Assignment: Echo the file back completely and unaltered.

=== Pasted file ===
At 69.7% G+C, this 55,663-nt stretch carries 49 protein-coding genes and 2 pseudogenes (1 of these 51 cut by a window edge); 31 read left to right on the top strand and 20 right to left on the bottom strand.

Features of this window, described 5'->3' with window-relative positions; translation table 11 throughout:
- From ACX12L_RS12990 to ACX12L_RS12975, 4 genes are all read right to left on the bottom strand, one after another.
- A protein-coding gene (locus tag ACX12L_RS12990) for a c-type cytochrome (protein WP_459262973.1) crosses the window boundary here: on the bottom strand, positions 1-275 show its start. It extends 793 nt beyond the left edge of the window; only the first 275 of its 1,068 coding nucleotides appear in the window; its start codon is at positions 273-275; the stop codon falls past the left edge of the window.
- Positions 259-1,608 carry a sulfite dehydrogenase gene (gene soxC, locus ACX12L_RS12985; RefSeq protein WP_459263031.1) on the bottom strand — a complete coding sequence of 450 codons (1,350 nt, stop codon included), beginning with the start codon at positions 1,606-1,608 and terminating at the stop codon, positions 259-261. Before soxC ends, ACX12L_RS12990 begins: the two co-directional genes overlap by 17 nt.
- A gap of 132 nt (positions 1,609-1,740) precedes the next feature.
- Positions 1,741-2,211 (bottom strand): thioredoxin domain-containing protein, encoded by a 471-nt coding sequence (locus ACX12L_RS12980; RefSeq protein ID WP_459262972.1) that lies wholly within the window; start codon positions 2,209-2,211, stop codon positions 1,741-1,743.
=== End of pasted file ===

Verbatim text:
At 69.7% G+C, this 55,663-nt stretch carries 49 protein-coding genes and 2 pseudogenes (1 of these 51 cut by a window edge); 31 read left to right on the top strand and 20 right to left on the bottom strand.

Features of this window, described 5'->3' with window-relative positions; translation table 11 throughout:
- From ACX12L_RS12990 to ACX12L_RS12975, 4 genes are all read right to left on the bottom strand, one after another.
- A protein-coding gene (locus tag ACX12L_RS12990) for a c-type cytochrome (protein WP_459262973.1) crosses the window boundary here: on the bottom strand, positions 1-275 show its start. It extends 793 nt beyond the left edge of the window; only the first 275 of its 1,068 coding nucleotides appear in the window; its start codon is at positions 273-275; the stop codon falls past the left edge of the window.
- Positions 259-1,608 carry a sulfite dehydrogenase gene (gene soxC, locus ACX12L_RS12985; RefSeq protein WP_459263031.1) on the bottom strand — a complete coding sequence of 450 codons (1,350 nt, stop codon included), beginning with the start codon at positions 1,606-1,608 and terminating at the stop codon, positions 259-261. Before soxC ends, ACX12L_RS12990 begins: the two co-directional genes overlap by 17 nt.
- A gap of 132 nt (positions 1,609-1,740) precedes the next feature.
- Positions 1,741-2,211 (bottom strand): thioredoxin domain-containing protein, encoded by a 471-nt coding sequence (locus ACX12L_RS12980; RefSeq protein ID WP_459262972.1) that lies wholly within the window; start codon positions 2,209-2,211, stop codon positions 1,741-1,743.